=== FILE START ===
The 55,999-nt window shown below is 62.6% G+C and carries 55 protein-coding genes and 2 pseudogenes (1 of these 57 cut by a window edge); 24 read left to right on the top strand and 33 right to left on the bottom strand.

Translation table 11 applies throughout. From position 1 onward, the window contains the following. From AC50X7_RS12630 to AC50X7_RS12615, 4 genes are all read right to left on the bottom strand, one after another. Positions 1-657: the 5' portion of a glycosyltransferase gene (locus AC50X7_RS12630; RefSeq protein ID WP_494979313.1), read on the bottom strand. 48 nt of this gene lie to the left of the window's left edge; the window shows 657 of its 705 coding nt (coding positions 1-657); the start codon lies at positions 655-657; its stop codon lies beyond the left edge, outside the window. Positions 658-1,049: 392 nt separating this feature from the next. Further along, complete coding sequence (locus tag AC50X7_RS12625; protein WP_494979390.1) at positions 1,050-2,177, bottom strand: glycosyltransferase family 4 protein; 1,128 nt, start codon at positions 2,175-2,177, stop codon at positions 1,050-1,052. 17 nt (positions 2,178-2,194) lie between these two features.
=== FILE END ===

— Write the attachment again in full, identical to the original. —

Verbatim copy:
The 55,999-nt window shown below is 62.6% G+C and carries 55 protein-coding genes and 2 pseudogenes (1 of these 57 cut by a window edge); 24 read left to right on the top strand and 33 right to left on the bottom strand.

Translation table 11 applies throughout. From position 1 onward, the window contains the following. From AC50X7_RS12630 to AC50X7_RS12615, 4 genes are all read right to left on the bottom strand, one after another. Positions 1-657: the 5' portion of a glycosyltransferase gene (locus AC50X7_RS12630; RefSeq protein ID WP_494979313.1), read on the bottom strand. 48 nt of this gene lie to the left of the window's left edge; the window shows 657 of its 705 coding nt (coding positions 1-657); the start codon lies at positions 655-657; its stop codon lies beyond the left edge, outside the window. Positions 658-1,049: 392 nt separating this feature from the next. Further along, complete coding sequence (locus tag AC50X7_RS12625; protein WP_494979390.1) at positions 1,050-2,177, bottom strand: glycosyltransferase family 4 protein; 1,128 nt, start codon at positions 2,175-2,177, stop codon at positions 1,050-1,052. 17 nt (positions 2,178-2,194) lie between these two features.